Tonight is the annual worldwide party celebrating humanity's past, present, and future in space. Commemorating the first crewed spaceflight in 1961, and the inaugural launch of the Space Shuttle in 1981, Yuri's Night is a time for education, outreach, and flat-out partying.
On February 5th, more than twenty years after they first started drilling, Russian scientists finally broke through the last remaining layers of an ice sheet that has separated Lake Vostok from the rest of the world for twenty million years.
After 20 years of drilling, Russian scientists have finally punched a hole in the bottom of the planet to reach the ancient lake 13,000 feet beneath Antarctica. So what now?
Two and a half miles under the Earth lies Lake Vostok, which hasn't seen the light of day in 20 million years. It's taken almost 20 years of drilling, but Russian scientists are about to break through and explore the lake at the bottom of the world.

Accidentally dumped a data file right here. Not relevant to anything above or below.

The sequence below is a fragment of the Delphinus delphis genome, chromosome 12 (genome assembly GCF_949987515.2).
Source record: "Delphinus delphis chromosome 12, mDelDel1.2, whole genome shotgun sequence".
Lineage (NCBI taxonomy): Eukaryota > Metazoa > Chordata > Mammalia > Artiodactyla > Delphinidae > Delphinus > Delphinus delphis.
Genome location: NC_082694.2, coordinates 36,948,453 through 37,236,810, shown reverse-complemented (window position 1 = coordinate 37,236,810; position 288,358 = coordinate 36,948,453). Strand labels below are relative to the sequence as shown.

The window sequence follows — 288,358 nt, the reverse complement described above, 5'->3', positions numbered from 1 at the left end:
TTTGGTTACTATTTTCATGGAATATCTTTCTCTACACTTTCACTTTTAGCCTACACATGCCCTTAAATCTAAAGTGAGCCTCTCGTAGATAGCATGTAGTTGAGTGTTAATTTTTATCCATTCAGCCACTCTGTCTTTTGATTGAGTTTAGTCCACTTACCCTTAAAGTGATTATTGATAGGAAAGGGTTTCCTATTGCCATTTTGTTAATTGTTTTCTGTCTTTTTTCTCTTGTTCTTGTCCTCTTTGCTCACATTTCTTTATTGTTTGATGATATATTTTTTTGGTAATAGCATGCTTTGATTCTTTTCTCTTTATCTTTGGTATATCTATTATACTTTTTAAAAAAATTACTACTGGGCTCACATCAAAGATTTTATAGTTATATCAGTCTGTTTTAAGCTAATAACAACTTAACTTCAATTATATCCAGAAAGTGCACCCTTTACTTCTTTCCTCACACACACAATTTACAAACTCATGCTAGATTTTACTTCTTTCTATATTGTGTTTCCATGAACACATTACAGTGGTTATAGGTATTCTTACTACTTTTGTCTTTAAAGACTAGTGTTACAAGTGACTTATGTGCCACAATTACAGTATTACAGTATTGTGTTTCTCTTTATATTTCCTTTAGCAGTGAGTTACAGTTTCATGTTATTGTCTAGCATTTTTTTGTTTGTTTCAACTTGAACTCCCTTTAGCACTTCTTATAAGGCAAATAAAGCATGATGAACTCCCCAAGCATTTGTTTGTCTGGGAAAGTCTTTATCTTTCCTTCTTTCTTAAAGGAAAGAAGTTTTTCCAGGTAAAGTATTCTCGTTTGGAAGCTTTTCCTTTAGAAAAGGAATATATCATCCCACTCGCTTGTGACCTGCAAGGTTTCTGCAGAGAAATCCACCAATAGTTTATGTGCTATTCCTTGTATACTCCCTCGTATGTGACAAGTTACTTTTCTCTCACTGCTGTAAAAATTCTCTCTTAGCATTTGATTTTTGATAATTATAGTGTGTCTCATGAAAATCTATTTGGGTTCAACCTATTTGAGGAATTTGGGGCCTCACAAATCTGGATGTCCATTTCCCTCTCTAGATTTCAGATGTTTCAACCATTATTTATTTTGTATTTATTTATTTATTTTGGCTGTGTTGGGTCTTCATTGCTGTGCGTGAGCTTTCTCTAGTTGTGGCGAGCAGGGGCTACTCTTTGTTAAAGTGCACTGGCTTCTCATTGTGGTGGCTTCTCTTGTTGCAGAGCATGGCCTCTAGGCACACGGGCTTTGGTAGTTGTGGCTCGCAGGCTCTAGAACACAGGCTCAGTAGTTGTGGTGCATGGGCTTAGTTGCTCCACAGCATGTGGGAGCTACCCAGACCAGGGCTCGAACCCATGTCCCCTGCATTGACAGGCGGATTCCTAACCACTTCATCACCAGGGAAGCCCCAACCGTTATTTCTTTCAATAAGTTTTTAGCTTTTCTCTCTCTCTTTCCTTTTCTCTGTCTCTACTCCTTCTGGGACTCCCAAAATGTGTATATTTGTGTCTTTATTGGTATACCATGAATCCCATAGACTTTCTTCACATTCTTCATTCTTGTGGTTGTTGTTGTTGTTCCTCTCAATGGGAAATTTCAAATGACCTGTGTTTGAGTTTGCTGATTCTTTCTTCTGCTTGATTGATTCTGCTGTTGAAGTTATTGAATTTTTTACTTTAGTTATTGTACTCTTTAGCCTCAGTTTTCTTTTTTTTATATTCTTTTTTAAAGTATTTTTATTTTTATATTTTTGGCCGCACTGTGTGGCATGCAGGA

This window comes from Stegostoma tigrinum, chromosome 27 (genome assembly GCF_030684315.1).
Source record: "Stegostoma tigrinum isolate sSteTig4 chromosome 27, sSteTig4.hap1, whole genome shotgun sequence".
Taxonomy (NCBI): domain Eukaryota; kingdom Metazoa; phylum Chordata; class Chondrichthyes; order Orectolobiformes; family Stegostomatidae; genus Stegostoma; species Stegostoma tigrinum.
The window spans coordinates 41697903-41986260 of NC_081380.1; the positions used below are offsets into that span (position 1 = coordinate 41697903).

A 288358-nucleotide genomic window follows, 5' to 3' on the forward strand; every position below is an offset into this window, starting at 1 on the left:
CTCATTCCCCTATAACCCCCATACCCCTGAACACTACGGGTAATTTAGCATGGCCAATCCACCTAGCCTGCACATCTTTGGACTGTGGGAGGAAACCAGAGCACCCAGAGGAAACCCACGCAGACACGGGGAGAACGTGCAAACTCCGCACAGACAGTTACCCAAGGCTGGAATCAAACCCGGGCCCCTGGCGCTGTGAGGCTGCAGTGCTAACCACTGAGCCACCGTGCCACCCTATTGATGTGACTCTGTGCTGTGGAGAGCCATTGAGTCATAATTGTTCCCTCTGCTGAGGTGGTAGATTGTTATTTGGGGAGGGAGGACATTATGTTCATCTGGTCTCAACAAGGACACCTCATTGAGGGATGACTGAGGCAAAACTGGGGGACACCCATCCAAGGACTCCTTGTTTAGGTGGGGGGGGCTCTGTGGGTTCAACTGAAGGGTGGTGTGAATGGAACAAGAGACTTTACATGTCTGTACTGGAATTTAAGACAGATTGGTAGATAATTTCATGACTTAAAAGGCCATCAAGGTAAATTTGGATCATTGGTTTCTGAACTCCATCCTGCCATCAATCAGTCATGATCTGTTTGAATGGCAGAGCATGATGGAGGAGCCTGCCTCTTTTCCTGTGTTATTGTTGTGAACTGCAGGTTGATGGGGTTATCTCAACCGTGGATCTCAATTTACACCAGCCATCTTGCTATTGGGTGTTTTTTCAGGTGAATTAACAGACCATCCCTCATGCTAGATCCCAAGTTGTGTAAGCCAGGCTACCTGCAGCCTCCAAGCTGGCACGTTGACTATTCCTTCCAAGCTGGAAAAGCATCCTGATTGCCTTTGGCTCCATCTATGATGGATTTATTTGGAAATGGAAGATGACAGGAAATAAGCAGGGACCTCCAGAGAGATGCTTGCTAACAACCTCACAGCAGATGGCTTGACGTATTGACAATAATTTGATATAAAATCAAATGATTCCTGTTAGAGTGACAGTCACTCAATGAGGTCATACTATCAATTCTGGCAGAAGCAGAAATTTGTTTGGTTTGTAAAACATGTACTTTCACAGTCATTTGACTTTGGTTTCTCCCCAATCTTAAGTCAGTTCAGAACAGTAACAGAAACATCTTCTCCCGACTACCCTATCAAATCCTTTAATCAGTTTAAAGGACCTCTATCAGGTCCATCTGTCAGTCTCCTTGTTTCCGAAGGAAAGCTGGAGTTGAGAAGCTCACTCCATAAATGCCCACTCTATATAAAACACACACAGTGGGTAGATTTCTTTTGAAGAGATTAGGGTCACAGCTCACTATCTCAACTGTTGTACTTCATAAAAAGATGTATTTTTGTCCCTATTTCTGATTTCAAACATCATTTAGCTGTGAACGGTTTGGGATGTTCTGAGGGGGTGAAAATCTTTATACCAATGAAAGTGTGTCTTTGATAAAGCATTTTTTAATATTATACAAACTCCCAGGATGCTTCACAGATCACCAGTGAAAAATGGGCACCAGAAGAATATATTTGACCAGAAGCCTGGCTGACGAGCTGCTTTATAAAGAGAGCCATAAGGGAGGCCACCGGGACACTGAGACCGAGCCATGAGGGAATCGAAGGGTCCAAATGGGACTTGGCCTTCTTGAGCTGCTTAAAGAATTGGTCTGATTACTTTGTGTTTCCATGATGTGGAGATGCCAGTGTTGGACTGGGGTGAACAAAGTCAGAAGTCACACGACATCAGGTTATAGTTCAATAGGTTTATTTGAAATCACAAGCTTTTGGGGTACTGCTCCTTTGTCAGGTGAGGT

Yuri Gagarin was a stone cold cosmonaut; landing his Vostok-1 capsule even after it failed to separate upon reentry, started into a high-G spin, and then blew its exit hatch 7,000m up. Starman has all the harrowing details here.
Everyone is paying tribute to cosmonaut Yuri Gagarin today, and with good reason: he was the first man to travel into space. But let's not forget the craft that got him there, the Vostok 3KA.
So, you want to take a short trip into space? Seems easy enough – hop in your rocket, aim it at space and lift off, right? If you want to survive, it will take a little more planning than that. Luckily, we're here to help.
Charity is for chumps. Real estate? Too dangerous! Stock market? Boring! If I had the $2 to $10 million that this Soviet Vostok 3KA-2 space capsule is expected to sell for in April, it'd be mine.
I will give you some tips: There are two, and one of them is for the ladies.